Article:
On June 17, the American Dance Festival (ADF) celebrated 30 years of modern dance in China with a panel and discussion titled “Why Do They Fall Down? The Story of Modern Dance in China.” Panelists included ADF Director Emeritus Charles Reinhart; dancer/choreographers Yang Meiqi, Shen Wei, and Sarah Stackhouse; dance historian Ou Jian-Ping, former ACC Hong Kong Director Michelle Vosper, and former ACC Director Ralph Samuelson. In the excerpt below, Ralph Samuelson tells us the story behind “The Story”—reflecting on ACC and ADF’s longstanding commitment to connecting dance professionals in the U.S. and China, and the ripple effect this has had on generations.

Panelists Ralph Samuelson, Charles Reinhart, and Shen Wei

“In 1984, New York-based choreographer Chiang Ching (ACC 1982, 1996, 2001) came to see us at ACC to talk about the changing cultural landscape in China and the need for individuals in the dance field to engage internationally.

Following this conversation, in 1985, Ms. Chiang recommended that a group of four Chinese dance specialists visit and study at the American Dance Festival (ADF). She identified three talented dancer/choreographers who were recent competition winners and one dancer/administrator, Yang Meiqi, who was the principal of the Guangdong Dance Academy in Guangzhou. With the enthusiastic agreement of ADF Director Charles Reinhart, ACC made a grant to bring these individuals to ADF in summer 1986.

As Yang Meiqi (ACC 1985) watched the modern dance classes at ADF, she was surprised to see students falling to the floor. This was unheard of in the context of dance in China. 'Why do they fall down?' she asked Mr. Reinhart. He replied, 'Why not?' 

This was a kind of epiphany for Ms. Yang, a totally new understanding of a body in space. She quickly came back to Mr. Reinhart with a proposal to develop the first modern dance program in China at her school. So, in 1987, the American Dance Festival, the Guangdong Dance Academy, and ACC embarked on a project to develop a new kind of dance thinking in China. 30 years later, there are numerous modern dance companies and modern dance teaching programs across the country.”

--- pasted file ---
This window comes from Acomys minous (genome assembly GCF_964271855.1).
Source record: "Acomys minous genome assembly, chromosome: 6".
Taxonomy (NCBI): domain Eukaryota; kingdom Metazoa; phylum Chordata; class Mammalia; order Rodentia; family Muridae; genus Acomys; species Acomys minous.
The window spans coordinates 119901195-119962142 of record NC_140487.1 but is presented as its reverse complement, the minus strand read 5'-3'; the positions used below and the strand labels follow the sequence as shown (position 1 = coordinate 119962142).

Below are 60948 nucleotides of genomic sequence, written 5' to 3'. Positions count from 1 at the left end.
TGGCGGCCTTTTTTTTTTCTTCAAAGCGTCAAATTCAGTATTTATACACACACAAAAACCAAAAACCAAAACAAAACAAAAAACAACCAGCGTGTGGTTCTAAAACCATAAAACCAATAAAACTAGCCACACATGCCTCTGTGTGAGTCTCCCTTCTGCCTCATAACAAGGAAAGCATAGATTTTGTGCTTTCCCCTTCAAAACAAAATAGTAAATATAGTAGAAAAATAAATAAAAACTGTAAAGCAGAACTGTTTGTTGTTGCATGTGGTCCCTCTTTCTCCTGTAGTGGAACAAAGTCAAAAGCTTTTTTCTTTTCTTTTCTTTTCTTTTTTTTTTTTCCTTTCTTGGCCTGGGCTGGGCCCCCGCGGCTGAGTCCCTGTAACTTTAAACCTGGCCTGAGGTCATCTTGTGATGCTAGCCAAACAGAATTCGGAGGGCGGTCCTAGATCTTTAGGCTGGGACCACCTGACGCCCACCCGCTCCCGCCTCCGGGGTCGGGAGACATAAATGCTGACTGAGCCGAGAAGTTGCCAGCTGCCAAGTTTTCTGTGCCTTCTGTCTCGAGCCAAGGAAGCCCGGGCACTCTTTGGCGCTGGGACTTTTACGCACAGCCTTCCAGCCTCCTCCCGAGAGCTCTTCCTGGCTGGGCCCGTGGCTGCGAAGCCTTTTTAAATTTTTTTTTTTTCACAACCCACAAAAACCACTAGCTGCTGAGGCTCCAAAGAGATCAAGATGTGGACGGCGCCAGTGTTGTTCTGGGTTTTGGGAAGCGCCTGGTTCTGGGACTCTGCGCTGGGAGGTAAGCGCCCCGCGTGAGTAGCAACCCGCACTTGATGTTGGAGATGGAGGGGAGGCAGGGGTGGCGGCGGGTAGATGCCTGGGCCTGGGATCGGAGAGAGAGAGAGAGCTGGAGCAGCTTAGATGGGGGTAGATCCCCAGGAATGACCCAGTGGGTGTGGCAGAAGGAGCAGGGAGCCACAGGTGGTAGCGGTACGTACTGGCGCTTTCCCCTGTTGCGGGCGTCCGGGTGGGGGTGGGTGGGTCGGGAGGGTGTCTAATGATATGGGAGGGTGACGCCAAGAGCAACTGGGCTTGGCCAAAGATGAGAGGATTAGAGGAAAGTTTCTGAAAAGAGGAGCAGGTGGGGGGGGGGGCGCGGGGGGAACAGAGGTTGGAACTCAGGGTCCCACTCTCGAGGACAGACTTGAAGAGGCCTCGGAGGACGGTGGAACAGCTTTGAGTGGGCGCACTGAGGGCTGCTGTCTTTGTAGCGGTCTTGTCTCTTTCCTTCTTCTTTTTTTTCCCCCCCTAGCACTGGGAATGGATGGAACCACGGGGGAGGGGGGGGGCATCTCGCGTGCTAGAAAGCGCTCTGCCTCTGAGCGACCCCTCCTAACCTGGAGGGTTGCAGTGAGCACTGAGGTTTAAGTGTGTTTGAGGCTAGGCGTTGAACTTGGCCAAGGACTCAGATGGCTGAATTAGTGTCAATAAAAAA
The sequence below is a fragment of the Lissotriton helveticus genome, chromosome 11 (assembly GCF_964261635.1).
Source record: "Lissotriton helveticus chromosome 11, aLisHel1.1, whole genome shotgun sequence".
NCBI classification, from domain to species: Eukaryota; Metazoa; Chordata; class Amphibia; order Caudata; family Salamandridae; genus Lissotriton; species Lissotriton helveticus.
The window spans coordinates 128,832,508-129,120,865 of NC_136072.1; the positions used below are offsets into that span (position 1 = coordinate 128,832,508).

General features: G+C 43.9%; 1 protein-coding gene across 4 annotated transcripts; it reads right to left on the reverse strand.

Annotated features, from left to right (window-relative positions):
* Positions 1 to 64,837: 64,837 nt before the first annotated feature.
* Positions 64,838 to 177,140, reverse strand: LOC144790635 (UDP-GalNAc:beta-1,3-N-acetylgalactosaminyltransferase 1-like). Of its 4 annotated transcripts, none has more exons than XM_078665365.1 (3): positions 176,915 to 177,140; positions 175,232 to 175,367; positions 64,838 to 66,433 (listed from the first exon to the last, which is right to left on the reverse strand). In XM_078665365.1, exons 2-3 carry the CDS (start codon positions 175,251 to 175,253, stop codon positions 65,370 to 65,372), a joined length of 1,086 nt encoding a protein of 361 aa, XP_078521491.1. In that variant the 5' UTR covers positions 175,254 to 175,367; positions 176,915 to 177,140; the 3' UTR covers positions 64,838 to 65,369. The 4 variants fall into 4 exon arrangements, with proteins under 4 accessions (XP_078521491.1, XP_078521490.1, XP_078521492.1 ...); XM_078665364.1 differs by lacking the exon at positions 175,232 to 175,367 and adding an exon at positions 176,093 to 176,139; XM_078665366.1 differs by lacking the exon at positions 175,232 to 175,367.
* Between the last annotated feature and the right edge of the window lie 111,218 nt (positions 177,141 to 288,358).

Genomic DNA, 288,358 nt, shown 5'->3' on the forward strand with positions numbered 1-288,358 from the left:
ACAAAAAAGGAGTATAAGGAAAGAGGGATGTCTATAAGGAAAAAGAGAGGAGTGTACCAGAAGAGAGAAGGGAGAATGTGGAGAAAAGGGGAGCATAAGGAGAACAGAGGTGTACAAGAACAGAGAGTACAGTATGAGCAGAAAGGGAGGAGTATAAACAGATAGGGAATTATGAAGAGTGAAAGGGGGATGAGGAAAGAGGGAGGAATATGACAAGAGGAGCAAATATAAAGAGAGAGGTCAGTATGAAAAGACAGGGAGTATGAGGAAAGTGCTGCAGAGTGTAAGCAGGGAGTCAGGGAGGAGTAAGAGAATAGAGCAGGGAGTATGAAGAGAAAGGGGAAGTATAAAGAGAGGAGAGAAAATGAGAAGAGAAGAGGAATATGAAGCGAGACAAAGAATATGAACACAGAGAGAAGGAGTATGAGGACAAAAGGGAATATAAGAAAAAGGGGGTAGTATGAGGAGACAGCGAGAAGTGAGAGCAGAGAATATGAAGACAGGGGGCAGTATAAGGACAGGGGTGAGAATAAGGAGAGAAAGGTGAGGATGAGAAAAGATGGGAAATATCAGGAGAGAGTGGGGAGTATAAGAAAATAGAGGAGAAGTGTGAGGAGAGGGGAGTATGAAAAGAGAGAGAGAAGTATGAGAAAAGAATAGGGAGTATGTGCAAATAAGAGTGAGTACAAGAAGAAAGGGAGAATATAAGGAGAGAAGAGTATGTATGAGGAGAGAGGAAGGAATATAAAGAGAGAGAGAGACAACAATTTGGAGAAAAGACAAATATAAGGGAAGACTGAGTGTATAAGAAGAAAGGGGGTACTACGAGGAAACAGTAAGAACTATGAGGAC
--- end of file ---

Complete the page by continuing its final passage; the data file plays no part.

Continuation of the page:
Yang Meiqi at ADF in 1986

Dance critic and historian Ou Jian-Ping (ACC 1988, 1998, 2006), pictured above with Yang Meiqi and Ralph Samuelson, expanded on the scope and repercussions of this project:

“ACC and ADF began to help us by providing generous funding and sending experienced modern dance teachers to the Guangdong Dance Academy. This four-year project led to the establishment of the Guangdong Modern Dance Company in 1992, and consequently Beijing Modern Dance Company, Beijing Contemporary Dance Theatre, Jin Xing Dance Theatre, Tao Dance Theatre (ACC 2014), and Hou Ying Dance Theatre, and many more.”  

Ou Jian-Ping (center), with Yang Meiqi and Ralph Samuelson, reflects on ACC and ADF's impact on modern dance in China

Bringing us back to the panel, Ralph explained:

“The panel at ADF was a reflection of all that has been accomplished, and a revelation of the enormous challenges that Ms. Yang faced in carrying out her dream. With tears in her eyes, she recalled the difficult context in which she worked in the 1980s and early 1990s, and maintained that it was the support from ADF and ACC that made her work possible.

Today, ACC continues to support dance professionals from China through our fellowship program, as well as recognize individuals who have made significant contributions to the international understanding and appreciation of Asian art and culture with the John D. Rockefeller 3rd Award. Yang Meiqi received this award in 2002, and dancer, choreographer, and visual artist Shen Wei will be honored as the 2017 JDR 3rd Award recipient at ACC’s 55th Anniversary Gala this coming October.


Below: ADF Executive Director Jodee Nimerichter with panelists Sarah Stackhouse, Michelle Vosper, Yang Meiqi, Ou Jian-Ping, Ralph Samuelson, Charles Reinhart, and Shen Wei